Some would claim that smartest person of the twentieth century worked down the hall from Albert Einstein at Princeton’s Institute for Advanced Study.
John von Neumann, who was born in Budapest in 1903 and emigrated to the United States in 1930, was a seminal thinker in mathematics (foundations of mathematics, functional analysis, ergodic theory, geometry, topology, and numerical analysis), physics (quantum mechanics, hydrodynamics, and fluid dynamics), economics (game theory), computing (Von Neumann architecture, linear programming, self-replicating machines, stochastic computing), and statistics.
Von Neumann’s prodigiousness was apparent from a young age. By eight he could divide two eight-digit numbers in his head. By 19 he had published two major mathematical papers, and by 22 he had a Ph.D. in mathematics with minors in experimental physics and chemistry.
The Hungarian-American joined Princeton University in 1930 and was a professor there until his death in 1957. A loud and sociable character, he sometimes annoyed colleagues including Einstein with his habit of blasting German marching music on his office gramophone. During World War II, Von Neumann would join Einstein and other leading scientists in developing the atomic bomb in the Manhattan project.
Von Neumann was so bright that Nobel Prize-winning physicist Eugene Wigner would say, “only he was fully awake.” He had “the fastest mind” that economist Paul Samuelson had ever encountered and was “the cleverest man in the world” according to head of Britain’s National Physical Laboratory, as noted by Daniel Yergin in “The Quest.”
One of von Neumann’s major accomplishments was his leadership in developing a way to make the enormous amount of calculations that went into making the atomic bomb. The earliest computers had to be “programmed” physically, with different components connected in different ways to solve a given problem. Von Neumann figured out instead how to store programs as software in computer memory, which would become the basic architecture for how modern computers work.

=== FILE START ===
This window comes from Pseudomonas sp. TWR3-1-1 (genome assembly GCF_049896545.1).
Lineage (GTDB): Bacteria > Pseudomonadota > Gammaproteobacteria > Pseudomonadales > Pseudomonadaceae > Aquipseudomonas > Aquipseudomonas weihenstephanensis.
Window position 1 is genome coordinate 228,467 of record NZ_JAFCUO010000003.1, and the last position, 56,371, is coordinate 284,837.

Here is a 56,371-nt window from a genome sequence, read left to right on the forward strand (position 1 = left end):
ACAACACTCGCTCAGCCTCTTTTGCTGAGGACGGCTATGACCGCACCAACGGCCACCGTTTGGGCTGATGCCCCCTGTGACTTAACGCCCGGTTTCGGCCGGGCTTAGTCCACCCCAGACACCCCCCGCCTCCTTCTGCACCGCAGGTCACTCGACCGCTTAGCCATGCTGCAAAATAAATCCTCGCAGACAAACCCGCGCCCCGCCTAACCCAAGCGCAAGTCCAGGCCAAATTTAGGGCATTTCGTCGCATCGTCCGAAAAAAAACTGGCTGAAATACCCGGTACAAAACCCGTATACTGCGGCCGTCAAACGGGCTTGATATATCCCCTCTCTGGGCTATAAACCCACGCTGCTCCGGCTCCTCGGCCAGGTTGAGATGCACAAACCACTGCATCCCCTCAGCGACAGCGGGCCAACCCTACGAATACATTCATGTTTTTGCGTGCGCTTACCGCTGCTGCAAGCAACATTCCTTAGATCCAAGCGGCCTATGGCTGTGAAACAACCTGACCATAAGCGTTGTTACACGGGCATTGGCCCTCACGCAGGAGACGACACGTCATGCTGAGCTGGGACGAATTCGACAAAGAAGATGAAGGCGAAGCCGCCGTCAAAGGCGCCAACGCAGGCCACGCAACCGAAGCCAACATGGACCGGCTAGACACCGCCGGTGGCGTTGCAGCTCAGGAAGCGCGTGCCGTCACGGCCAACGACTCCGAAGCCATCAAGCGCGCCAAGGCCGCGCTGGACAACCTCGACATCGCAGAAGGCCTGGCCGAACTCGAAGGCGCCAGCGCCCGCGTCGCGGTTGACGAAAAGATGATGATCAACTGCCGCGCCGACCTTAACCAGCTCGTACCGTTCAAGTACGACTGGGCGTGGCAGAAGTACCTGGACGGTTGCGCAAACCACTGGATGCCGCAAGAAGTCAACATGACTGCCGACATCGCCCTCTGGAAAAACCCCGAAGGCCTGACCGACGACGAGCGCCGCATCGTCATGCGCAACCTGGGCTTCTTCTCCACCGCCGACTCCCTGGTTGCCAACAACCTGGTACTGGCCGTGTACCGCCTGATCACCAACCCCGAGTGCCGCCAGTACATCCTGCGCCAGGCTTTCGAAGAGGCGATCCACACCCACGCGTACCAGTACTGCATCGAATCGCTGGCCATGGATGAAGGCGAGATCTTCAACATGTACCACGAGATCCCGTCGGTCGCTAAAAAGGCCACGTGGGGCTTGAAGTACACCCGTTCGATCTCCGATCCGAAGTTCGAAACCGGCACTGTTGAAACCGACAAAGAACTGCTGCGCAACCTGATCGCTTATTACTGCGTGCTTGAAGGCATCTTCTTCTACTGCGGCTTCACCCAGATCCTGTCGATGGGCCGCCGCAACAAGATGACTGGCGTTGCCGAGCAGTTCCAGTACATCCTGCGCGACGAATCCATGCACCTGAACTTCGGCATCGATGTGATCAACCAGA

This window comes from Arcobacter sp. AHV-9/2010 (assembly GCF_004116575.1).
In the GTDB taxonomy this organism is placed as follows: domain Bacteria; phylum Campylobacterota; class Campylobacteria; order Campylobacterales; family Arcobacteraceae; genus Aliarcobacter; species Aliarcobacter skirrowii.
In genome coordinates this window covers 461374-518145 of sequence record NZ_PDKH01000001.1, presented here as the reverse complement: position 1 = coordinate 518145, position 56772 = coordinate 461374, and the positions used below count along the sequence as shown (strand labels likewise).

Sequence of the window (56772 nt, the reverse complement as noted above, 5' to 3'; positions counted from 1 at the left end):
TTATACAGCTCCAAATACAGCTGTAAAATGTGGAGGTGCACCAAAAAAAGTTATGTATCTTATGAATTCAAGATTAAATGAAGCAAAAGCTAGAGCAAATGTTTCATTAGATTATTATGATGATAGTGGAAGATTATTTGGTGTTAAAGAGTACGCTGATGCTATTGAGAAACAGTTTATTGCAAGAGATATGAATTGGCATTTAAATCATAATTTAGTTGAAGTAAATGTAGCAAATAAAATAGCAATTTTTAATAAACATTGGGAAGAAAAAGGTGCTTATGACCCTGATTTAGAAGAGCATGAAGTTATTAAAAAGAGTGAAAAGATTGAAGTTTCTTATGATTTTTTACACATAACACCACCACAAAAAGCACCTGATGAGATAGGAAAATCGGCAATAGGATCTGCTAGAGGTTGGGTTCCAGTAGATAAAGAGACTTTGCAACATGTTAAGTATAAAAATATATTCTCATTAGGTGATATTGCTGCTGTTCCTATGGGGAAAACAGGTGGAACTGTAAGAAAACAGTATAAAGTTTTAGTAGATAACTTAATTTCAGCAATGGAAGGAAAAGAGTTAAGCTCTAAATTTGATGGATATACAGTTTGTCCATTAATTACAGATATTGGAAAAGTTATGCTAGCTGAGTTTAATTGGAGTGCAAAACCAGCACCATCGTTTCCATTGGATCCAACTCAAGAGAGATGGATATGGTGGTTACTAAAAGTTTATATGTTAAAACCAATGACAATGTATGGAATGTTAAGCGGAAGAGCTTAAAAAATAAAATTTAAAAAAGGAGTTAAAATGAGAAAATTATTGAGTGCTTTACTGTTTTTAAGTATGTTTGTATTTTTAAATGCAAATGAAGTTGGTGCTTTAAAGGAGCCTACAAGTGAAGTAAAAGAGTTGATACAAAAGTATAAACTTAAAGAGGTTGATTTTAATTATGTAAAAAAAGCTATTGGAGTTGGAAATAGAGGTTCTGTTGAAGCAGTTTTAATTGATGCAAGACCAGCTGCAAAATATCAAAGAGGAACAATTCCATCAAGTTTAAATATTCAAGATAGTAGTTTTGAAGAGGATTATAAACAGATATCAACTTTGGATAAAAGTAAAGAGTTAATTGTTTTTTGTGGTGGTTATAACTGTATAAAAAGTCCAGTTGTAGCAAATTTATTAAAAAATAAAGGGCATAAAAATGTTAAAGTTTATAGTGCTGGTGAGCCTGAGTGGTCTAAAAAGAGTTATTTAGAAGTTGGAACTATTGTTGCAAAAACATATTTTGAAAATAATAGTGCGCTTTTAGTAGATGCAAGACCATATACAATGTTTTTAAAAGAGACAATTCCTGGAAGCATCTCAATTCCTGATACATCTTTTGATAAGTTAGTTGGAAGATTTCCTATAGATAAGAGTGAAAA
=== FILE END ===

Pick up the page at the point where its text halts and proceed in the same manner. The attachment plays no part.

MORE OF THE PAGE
He was also pioneer of game theory, or the formal mathematical analysis of certain types of games, which has numerous applications to economics and other social sciences. Indeed, von Neumann’s development of the theory of zero-sum games later led to his coming up with the Cold War strategy of Mutually Assured Destruction.
Von Neumann also made numerous contributions to pure mathematics and physics. A big part of von Neumann’s work in these areas was in developing the formal mathematical tools that describe quantum mechanics. Many of the strange aspects of quantum mechanics are implied by the mathematical structures used to describe the behaviour of the universe on the smallest scales.
But how did von Neumann compare to Einstein, the German-American theoretical physicist who developed the theory of relativity and some of the earliest ideas in quantum mechanics? The answer, which as been hotly debated on economics forums, favours von Neumann in some areas and Einstein in others. Certainly, Einstein obtained greater fame, however, and perhaps this is justified.
Wigner may have said it best: “Einstein’s understanding was deeper even than von Neumann’s. His mind was both more penetrating and more original than von Neumann’s. And that is a very remarkable statement.”
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